A drive through Corsicana’s Jester Park will bring about a trip back through early Navarro County history with a stop at Pioneer Village

Bobbie Young, curator for the local attraction, is inviting history buffs to check out a featured museum this week at half-price.

The September feature is “George Washington Hill’s Trading Post.”

Originally located in Spring Hill, Pioneer Village is now the home of this little piece of Navarro County History.

Young shared a history of the doctor who was born in Tennessee in 1814, and died in Navarro County in 1860. He’s buried in Spring Hill Cemetery.

George Washington Hill received his medical degree from Transylvania University in Kentucky, came to Texas in 1836 or 1837, and lived for a time at Fort Houston where he was post surgeon. The fort, established in 1835, in present Anderson County, was a point of defense from 1836-39. It was abandoned in 1841-42.

In 1837 he moved to present day Milam County, settling in the area that became Robertson County in December of that year. He represented the new county in the 3rd, 4th, 5th and 7th congresses of the Republic of Texas, serving at the capitols of Houston, Austin and Washington (on the Brazos) from 1838-1842.

On Jan. 14, 1843, the 8th Congress passed the Peace Act which provided for the establishment of a Bureau of Indian Affairs, to be attached to the War Department of the Republic. On Jan. 16, President Sam Houston appointed Dr. G. W. Hill, to the cabinet post of Secretary of War and Marine. By mid-year Hill was acting in the capacity of Indian Commissioner, and on the road in an attempt to bring the border Indians together for a council to be held near Red River. He spent most of 1844 in the Indian country above the Falls of The Brazos, where with Houston he attended the Tehuacana Peace Council in October, which culminated in a treaty signed at the council grounds, near present day Waco. Some of the signers of this treaty were later instrumental in the formation of Navarro County, and the county seat Corsicana, including Thomas I. Smith and James C. Neill, commissioners, and Robert H. Porter of Porters Bluff in Navarro County. Other signers were Leonard H. Williams and Jessie Chisholm. Chisholm Trail was established by Jessie Chisholm. John F. Torrey and a partner established a couple of trading posts on the Brazos. Jose Maria, chief of the Anadarko, signed for the Indians. G.W. Hill served as Secretary of War and Marine until December 1844, the end of Houston’s administration. He then returned to Old Franklin where he practiced medicine. He was executor of the estate of Francis (Frank) Slaughter, the first Chief Justice of Robertson County, who died around 1842. In November 1846 in Robertson County, he married Catherine, the widow of Frank Slaughter. Her maiden name was Matthews. After their marriage the Hills remained in Robertson County until 1848, when they moved to Spring Hill in Navarro County. He was taxed for a 640 acres in the G. W. Hill Survey in the present Dawson area, and a 500 acres in the Spring Hill area. In 1853 Hill returned to the Indian Service. U.S. Supervising Agent Robert S. Neighbors assigned him as agent to the small agrarian tribes on the upper Brazos, replacing agent Jessie Stem. From Fort Belknap located in what is now Young County, Hill reported that it would be best to address any important communication to him at Spring Hill, as he kept private communication with that post office when at Fort Belknap or when absent with the Indians. G.W. Hill was Special Agent to the Texas Indians. When the Indians were moved onto the two newly located reserves on that frontier, Hill became the first agent at the Brazos Reservation, south of present Graham. He soon resigned and was replaced by Shapley Prince Ross. Hill returned to his Spring Hill home in Navarro County.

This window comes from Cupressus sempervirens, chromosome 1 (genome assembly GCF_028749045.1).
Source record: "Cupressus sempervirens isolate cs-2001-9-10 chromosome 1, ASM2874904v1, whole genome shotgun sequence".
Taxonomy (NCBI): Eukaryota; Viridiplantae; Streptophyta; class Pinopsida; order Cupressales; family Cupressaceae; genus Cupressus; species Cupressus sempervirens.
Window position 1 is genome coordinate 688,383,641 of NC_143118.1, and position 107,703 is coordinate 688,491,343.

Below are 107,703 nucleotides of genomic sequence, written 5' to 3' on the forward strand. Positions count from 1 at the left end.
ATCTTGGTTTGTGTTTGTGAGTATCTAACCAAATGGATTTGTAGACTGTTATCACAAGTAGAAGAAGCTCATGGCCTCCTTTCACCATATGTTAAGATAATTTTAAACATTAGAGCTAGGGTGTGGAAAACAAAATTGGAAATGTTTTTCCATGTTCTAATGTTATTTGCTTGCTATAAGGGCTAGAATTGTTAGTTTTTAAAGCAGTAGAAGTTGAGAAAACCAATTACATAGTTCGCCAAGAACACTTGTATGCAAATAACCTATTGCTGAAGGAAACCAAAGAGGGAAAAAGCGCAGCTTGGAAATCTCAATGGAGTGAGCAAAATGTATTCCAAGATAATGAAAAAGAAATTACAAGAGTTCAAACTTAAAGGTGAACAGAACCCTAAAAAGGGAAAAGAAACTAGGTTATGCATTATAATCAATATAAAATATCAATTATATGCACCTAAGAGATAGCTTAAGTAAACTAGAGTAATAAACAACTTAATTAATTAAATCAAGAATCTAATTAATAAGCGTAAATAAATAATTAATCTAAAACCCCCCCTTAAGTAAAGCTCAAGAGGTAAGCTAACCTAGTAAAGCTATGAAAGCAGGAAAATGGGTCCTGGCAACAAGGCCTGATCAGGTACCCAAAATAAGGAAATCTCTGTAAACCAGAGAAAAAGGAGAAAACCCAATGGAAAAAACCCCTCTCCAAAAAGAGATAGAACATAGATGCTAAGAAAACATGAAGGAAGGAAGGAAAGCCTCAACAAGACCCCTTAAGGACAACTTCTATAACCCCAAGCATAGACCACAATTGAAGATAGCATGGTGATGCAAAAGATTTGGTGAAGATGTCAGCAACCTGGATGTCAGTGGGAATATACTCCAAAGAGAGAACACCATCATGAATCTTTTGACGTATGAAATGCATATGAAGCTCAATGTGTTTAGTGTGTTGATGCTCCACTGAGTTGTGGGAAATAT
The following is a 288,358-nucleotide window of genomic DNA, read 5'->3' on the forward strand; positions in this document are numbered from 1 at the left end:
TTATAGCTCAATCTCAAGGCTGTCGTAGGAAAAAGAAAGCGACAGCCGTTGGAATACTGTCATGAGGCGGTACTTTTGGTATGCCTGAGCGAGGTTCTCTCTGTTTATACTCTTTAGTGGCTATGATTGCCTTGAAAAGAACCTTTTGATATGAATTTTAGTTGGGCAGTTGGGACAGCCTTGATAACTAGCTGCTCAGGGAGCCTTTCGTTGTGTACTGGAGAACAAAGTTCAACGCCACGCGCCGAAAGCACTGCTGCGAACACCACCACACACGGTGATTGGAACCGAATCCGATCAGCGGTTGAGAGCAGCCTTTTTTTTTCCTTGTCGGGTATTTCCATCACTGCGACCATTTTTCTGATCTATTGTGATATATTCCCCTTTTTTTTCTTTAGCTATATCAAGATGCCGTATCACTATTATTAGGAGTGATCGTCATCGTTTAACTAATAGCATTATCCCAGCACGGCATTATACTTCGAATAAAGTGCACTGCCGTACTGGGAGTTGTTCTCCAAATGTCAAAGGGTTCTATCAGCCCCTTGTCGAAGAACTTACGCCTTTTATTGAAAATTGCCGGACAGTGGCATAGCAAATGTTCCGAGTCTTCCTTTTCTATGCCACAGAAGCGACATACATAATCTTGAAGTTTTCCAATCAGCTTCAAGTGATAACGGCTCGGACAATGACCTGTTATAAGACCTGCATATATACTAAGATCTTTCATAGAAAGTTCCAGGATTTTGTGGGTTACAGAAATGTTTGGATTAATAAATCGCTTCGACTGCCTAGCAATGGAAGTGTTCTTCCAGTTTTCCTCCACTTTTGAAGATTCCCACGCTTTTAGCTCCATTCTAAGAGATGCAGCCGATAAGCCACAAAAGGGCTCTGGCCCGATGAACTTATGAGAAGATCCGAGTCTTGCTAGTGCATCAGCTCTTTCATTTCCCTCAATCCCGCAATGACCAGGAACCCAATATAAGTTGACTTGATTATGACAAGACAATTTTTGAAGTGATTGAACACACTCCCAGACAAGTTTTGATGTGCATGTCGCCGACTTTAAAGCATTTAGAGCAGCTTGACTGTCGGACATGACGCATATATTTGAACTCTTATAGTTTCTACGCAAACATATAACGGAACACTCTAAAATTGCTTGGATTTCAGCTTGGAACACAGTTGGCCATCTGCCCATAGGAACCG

This old log structure that stands in Pioneer Village was verified and donated by the Matthews family, direct descendants of Mrs. G.W. Hill. Many descendants of these two Pioneer families still reside in Navarro County today.

Pioneer Village is at 912 West Park Avenue in Jester Park. The half-price promotion runs through Saturday, with half-price admission for all who attend through Saturday, with adults only $2.50, and children under 12 $1.50.

For more information, contact Pioneer Village at 903-654-4846.


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